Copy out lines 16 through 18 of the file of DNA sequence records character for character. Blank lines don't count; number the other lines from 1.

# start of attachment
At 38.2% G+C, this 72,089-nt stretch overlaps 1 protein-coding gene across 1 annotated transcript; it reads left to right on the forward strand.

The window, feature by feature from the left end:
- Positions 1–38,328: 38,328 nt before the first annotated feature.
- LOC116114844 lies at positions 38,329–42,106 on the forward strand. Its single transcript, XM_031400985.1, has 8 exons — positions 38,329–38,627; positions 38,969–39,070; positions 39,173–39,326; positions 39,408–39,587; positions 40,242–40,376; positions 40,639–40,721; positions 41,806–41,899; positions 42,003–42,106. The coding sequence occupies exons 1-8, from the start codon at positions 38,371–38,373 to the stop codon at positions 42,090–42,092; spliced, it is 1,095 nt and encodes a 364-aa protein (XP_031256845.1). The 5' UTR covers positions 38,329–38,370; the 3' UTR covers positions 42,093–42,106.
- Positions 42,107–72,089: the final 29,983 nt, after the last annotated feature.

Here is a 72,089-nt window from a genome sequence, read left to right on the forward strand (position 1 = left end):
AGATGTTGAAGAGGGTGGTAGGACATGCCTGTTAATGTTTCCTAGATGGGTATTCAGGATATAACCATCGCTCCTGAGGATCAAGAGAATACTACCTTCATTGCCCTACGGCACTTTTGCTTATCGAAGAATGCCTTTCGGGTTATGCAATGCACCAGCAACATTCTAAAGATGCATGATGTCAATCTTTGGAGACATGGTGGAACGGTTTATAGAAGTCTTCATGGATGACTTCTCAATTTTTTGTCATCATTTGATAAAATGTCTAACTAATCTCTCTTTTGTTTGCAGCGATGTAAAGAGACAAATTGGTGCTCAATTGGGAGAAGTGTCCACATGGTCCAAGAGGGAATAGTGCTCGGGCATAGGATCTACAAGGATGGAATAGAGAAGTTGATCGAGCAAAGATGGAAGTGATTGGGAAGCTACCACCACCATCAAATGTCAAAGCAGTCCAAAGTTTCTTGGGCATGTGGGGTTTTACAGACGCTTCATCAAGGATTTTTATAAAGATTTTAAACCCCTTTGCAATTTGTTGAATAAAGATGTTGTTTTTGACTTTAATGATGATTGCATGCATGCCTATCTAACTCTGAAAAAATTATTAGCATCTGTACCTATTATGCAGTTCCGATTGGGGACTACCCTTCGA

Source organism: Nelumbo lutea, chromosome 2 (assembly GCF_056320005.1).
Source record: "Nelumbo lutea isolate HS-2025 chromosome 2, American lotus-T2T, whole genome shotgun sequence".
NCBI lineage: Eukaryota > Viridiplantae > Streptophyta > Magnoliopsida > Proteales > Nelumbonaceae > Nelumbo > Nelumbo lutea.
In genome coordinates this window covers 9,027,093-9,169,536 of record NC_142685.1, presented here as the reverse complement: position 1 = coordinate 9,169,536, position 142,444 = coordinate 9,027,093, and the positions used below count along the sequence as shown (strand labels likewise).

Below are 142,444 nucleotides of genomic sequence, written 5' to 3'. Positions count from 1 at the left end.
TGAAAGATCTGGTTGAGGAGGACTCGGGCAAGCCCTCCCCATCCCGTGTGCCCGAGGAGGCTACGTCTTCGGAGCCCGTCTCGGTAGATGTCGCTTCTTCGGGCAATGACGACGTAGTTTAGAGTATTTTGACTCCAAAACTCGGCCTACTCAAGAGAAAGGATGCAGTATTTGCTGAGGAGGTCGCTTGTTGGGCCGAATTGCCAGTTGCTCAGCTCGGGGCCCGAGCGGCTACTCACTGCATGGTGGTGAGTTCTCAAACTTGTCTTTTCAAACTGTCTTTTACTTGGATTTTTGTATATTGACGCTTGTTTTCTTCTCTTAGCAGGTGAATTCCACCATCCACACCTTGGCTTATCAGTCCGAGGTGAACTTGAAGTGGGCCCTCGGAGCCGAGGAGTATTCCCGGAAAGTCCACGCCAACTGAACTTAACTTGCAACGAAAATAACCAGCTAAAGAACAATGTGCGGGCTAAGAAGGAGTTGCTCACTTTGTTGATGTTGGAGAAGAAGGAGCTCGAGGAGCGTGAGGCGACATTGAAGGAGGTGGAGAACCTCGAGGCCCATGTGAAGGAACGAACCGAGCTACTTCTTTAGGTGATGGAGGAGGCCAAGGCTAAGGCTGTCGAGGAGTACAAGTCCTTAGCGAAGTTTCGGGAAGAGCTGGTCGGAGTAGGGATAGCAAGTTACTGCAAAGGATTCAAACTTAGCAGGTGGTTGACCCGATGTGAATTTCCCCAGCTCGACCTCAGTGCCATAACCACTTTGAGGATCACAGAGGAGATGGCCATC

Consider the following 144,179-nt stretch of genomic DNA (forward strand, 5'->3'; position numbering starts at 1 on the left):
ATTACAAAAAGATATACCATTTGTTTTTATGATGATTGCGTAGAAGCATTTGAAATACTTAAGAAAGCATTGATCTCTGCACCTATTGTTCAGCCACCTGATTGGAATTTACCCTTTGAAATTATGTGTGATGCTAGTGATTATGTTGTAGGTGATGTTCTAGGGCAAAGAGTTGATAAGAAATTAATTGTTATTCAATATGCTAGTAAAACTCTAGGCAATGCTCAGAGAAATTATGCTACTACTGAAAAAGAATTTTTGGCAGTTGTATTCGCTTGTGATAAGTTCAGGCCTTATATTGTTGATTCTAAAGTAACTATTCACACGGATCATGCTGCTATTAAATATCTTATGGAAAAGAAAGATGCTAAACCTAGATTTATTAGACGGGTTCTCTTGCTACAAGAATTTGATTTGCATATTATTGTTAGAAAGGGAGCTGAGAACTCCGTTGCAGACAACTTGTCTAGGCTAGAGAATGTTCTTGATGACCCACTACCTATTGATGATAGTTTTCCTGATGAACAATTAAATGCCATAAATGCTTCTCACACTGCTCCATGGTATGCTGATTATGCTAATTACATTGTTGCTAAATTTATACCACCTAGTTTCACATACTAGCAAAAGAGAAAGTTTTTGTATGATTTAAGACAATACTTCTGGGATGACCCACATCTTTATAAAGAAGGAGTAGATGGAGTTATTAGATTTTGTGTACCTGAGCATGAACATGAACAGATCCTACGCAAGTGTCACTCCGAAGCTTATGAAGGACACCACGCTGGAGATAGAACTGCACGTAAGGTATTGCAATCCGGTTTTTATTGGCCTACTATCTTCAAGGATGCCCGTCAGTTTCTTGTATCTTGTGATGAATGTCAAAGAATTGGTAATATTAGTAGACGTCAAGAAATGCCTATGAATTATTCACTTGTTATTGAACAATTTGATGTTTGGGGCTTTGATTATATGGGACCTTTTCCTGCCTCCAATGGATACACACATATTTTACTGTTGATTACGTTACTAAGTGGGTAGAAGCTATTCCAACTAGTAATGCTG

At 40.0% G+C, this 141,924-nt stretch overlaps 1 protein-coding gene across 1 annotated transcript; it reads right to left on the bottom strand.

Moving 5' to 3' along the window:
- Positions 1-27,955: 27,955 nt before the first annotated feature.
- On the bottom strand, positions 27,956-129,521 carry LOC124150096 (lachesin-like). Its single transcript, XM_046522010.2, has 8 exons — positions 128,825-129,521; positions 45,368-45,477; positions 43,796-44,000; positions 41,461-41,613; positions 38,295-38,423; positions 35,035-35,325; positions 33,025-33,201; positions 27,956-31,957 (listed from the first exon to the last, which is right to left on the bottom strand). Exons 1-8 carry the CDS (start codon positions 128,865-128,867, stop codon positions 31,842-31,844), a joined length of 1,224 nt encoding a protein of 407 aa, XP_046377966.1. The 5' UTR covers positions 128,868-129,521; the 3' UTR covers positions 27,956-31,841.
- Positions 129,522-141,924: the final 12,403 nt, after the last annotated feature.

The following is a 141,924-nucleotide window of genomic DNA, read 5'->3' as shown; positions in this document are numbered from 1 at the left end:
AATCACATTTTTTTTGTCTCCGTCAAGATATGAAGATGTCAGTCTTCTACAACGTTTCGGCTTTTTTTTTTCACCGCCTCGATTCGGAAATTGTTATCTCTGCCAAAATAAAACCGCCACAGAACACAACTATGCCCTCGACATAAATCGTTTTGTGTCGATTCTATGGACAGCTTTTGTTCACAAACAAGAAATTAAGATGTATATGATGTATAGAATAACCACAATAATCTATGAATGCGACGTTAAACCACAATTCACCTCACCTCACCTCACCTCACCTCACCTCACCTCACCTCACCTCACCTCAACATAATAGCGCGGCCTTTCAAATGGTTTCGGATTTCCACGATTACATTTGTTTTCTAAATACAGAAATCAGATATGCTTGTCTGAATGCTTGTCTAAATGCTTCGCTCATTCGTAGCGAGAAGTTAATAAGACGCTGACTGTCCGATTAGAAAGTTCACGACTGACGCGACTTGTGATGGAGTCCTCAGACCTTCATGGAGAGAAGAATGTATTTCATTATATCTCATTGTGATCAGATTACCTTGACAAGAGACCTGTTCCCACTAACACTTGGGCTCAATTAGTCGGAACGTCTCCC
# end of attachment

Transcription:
At 40.0% G+C, this 141,924-nt stretch overlaps 1 protein-coding gene across 1 annotated transcript; it reads right to left on the bottom strand.

Moving 5' to 3' along the window:
- Positions 1-27,955: 27,955 nt before the first annotated feature.